The key ingredients of great corporate reputation campaigns

Two weeks ago, I was at the Council of PR Firms' Critical Issues Forum in New York, where Procter & Gamble's VP of communications Kelly Vanasse talked about the company's first global corporate campaign.

Two weeks ago, I was at the Council of PR Firms' Critical Issues Forum in New York, where Procter & Gamble's VP of communications Kelly Vanasse talked about the company's first global corporate campaign.

The “Thank you, Mom” campaign, which launched this summer during the London Olympics, drove $100 million in incremental sales and provided a major boost to P&G's reputation with consumers. The brand's favorability ratings shot up in response to the campaign.

The session got me thinking about two things: how remarkably few memorable corporate reputation campaigns there are; and what elements are common to each of the stand-outs.

In terms of great corporate campaigns, there are only a handful I would categorize as “gold standard” reputation efforts. In addition to P&G's campaign, which is off to an impressive start but still in its early days, GE's “Ecomagination and IBM's “Smarter Planet immediately come to mind. Were it not for the Deepwater Horizon disaster, BP's “Beyond Petroleum” would also be on the list.

Just to be clear, lots of brands have produced iconic brand advertising campaigns, including Nike, American Express, Apple, and Coca-Cola, to name just a few. The difference is that these campaigns start and end with paid media, whereas reputation campaigns go much broader and deeper to engage key stakeholders.

So what do successful reputation campaigns all have in common? They share five key ingredients:

1.   Singular focus: Each of the campaigns listed above has a unifying message; a clear, simple focal point. Borrowing a lesson from iconic advertising campaigns, they recognize that when it comes to creating a memorable corporate initiative, simpler is better. To quote Jeff Immelt: “It's got to be repeatable; it's got to be learnable; it's got to be teachable.” The other great thing about having a strong focus is that it acts as a filter to work out what should and shouldn't be included in the campaign. For instance, my understanding is that to become part of the Ecomagination portfolio, GE products have to “apply” as part of a competitive internal process. 

2.   Strong leaders: Creating and implementing successful integrated campaigns on any scale takes a lot of coordination, teamwork, and a strong sense of common purpose. For that to happen, you need leaders who are able to rally and motivate people, and who are good at making things happen. It's no accident that IBM's former CEO Sam Palmisano is one such leader, as is P&G's Marc Pritchard (and GE's Jeff Immelt and Beth Comstock). Strong leaders who can both inspire and cajole are what's needed to get all the right corporate functions, communications disciplines, and agency partners working together.

3.   Strategic foundation: “Nothing kills a bad product faster than good advertising,” as the saying goes. Great corporate reputation campaigns are embedded in a company's business model and strategy, not bolted on by marketing or PR people. P&G's Thank You, Mom campaign isn't simply a heartwarming tribute to mothers everywhere. It's a manifesto for business growth that's rooted in the company's products and designed to generate sales. When Ecomagination was launched in 2005, GE executives talked unapologetically about the campaign being both good for business and the planet. Similarly, IBM views “Smarter Planet” as a way to solve some of the world's toughest challenges, while making money in the process.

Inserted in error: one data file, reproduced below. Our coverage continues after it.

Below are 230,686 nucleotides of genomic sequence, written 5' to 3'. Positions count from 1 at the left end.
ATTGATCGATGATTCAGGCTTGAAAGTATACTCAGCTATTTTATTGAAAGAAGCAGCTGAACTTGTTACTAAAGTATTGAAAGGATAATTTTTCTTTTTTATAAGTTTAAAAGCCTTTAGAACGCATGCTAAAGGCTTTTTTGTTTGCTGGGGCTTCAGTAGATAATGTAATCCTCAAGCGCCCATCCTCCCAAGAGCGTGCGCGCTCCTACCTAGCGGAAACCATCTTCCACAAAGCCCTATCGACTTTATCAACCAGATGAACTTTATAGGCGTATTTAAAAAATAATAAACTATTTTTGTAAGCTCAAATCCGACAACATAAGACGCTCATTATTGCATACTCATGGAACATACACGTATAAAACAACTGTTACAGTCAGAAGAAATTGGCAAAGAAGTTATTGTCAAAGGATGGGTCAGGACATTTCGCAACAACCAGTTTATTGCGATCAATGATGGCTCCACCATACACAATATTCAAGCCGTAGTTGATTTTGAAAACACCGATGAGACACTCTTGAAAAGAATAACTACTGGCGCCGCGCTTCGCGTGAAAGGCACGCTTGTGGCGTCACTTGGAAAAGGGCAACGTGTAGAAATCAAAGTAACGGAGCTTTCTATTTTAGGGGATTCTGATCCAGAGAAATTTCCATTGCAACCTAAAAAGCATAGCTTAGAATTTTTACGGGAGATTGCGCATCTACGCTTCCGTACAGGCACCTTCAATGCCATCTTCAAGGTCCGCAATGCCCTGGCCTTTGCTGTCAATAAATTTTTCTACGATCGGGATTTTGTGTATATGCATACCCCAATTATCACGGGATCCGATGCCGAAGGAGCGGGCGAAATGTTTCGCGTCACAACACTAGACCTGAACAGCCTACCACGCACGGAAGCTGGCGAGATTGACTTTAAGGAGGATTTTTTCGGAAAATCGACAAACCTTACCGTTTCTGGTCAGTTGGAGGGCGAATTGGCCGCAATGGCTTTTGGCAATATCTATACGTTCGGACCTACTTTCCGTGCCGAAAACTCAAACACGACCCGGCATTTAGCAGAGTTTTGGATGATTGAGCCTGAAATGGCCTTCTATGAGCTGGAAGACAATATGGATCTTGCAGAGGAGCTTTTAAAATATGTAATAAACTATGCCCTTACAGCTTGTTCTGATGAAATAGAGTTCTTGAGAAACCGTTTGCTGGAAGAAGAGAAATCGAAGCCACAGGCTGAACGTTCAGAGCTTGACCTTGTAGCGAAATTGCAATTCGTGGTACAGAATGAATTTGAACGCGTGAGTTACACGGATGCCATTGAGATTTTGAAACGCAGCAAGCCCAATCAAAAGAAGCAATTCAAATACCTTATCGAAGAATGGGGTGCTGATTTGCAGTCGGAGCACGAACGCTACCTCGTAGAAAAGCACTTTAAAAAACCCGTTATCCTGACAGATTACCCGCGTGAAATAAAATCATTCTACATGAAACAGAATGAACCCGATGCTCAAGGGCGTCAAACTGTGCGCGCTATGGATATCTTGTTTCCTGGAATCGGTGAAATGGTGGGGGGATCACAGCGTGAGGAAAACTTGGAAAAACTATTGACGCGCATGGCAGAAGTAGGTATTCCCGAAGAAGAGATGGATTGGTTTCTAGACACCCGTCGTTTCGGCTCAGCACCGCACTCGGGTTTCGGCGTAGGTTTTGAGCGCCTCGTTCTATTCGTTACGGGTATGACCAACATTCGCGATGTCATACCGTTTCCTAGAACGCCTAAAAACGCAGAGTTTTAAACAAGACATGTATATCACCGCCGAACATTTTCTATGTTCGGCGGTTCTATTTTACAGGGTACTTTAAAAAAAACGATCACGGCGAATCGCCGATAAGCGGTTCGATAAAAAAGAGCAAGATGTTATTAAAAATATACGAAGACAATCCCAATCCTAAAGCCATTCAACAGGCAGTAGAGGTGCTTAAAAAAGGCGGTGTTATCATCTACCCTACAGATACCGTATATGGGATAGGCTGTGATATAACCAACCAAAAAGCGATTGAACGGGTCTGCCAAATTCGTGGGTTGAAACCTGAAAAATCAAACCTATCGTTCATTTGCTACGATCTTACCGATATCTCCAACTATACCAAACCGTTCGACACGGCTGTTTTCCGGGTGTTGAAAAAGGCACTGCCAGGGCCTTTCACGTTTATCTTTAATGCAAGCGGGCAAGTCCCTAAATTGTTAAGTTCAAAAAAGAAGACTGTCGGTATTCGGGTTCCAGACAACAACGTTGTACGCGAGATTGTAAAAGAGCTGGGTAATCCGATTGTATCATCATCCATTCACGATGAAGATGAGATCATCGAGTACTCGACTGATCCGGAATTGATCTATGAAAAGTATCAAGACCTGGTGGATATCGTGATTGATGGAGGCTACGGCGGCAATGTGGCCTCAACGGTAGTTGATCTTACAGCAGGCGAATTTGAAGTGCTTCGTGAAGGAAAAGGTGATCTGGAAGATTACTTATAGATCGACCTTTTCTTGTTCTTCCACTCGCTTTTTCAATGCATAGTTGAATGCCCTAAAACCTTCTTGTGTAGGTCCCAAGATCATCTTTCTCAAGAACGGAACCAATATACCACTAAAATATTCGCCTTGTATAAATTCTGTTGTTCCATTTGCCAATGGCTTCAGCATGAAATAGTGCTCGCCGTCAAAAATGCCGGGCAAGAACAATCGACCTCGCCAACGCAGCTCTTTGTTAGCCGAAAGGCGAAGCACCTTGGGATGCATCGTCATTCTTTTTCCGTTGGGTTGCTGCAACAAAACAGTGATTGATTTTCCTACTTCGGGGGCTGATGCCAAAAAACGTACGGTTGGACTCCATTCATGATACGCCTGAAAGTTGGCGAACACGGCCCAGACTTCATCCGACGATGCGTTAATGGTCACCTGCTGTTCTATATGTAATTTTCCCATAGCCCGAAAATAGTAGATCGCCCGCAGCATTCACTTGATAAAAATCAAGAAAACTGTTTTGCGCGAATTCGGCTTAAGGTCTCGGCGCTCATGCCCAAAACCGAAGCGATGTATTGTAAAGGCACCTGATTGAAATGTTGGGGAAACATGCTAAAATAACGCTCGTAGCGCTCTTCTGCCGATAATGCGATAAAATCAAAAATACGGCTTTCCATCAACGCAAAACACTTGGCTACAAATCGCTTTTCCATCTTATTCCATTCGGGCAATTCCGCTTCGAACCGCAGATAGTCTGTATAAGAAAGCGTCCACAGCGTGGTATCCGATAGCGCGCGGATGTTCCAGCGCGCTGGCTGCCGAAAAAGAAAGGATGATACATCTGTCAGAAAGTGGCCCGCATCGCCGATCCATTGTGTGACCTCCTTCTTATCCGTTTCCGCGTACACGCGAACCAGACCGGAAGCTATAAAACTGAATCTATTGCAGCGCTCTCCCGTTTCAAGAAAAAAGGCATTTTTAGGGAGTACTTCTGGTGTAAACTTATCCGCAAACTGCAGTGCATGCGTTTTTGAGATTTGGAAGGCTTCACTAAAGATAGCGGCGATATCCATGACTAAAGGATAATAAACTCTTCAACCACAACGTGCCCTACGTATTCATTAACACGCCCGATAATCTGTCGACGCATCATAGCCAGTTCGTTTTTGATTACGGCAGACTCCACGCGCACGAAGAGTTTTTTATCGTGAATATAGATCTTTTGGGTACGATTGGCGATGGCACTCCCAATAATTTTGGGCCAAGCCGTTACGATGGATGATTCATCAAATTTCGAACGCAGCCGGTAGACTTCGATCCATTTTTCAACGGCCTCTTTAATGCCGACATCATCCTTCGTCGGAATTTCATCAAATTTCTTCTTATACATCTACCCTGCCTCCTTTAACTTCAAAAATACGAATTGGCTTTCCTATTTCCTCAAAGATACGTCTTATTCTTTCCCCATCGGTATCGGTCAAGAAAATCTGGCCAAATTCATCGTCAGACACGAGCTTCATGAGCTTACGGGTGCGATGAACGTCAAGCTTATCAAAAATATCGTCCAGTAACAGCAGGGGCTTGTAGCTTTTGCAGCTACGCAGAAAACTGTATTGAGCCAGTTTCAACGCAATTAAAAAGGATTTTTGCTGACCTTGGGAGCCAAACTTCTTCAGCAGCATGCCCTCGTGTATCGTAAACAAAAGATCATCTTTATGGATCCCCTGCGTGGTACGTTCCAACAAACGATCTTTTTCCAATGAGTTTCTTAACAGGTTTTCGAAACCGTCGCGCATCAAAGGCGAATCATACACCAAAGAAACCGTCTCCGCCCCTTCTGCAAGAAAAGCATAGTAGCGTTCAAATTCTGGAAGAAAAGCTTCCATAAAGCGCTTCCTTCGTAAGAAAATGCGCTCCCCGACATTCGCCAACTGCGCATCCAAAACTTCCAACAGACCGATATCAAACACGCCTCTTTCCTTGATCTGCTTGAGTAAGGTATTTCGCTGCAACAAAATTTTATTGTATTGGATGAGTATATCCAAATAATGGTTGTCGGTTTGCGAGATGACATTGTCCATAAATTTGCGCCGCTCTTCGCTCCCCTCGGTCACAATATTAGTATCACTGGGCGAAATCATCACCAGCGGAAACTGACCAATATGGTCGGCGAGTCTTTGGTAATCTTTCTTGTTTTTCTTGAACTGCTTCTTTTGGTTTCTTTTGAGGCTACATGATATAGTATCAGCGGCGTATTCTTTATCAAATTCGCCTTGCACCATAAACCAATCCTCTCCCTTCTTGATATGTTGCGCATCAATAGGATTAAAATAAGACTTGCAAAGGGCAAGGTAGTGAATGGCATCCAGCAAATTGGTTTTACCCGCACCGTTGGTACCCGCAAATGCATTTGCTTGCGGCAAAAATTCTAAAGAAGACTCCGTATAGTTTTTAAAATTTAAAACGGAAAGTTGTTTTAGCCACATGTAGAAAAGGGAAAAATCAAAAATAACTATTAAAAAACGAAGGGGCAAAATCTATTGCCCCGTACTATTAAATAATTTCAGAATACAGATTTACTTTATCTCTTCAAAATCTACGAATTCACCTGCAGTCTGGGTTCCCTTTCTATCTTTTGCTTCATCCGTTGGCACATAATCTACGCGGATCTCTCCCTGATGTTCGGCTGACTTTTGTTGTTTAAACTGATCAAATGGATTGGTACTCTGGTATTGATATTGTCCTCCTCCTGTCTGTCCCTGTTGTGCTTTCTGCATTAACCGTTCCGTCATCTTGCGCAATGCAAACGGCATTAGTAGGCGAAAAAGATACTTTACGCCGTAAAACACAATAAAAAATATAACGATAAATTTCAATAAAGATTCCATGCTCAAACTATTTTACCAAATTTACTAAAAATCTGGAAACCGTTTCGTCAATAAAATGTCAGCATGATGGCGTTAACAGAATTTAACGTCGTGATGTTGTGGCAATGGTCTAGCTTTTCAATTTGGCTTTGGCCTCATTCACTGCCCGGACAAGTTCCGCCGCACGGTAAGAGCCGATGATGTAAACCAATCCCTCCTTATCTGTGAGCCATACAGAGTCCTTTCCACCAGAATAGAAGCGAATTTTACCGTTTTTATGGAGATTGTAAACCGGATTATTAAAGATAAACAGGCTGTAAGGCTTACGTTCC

4.   Supporters: No sensible corporation launches a proactive reputation campaign without first checking to make sure that others – including its own employees – are willing to lend support to the effort. Prior to the launch of Ecomagination, GE engaged a number of environmental organizations and influencers, and conducted opinion research, to inform its strategy. The company also went to some lengths to reach out to and educate policymakers in Washington DC about the initiative. For its part, P&G teamed up with the International Olympic Committee, secured the support of well-known athletes, and used social media platforms to appeal directly to Moms and their children. IBM aggressively enlists customers in the Smarter Planet campaign, including entire cities.

In short, great corporate reputation initiatives are buoyed by a chorus of supportive voices; the more diverse the chorus, the better.

5.   Sustaining power: Corporate leaders like GE, IBM, and P&G clearly recognize that reputations, and the relationships they are built on, do not happen overnight. The Ecomagination campaign is now in its eighth year, while IBM's Smarter Planet campaign will celebrate its fourth anniversary later this month. Beyond Petroleum persisted for almost a decade before succumbing to the tragic events that unfolded in the Gulf of Mexico in the spring of 2010. Meanwhile, P&G is already busy planning for another big push for the 2016 Olympic Games in Rio.

The fact that these companies have committed to each campaign for so long is a testament to the success of the campaigns themselves, and an important contributor to that success.

In conclusion, whether your organization is already a household name and looking to differentiate itself from competitors or an emerging player looking to build its brand, these five ingredients should be in the mix for any reputation-building effort.

Are there other ingredients that you think should be part of the mix? I'd love to hear your take. Leave a comment here or contact me on Twitter @AlanSexton.

Alan Sexton is EVP of communications for Global Strategy Group.

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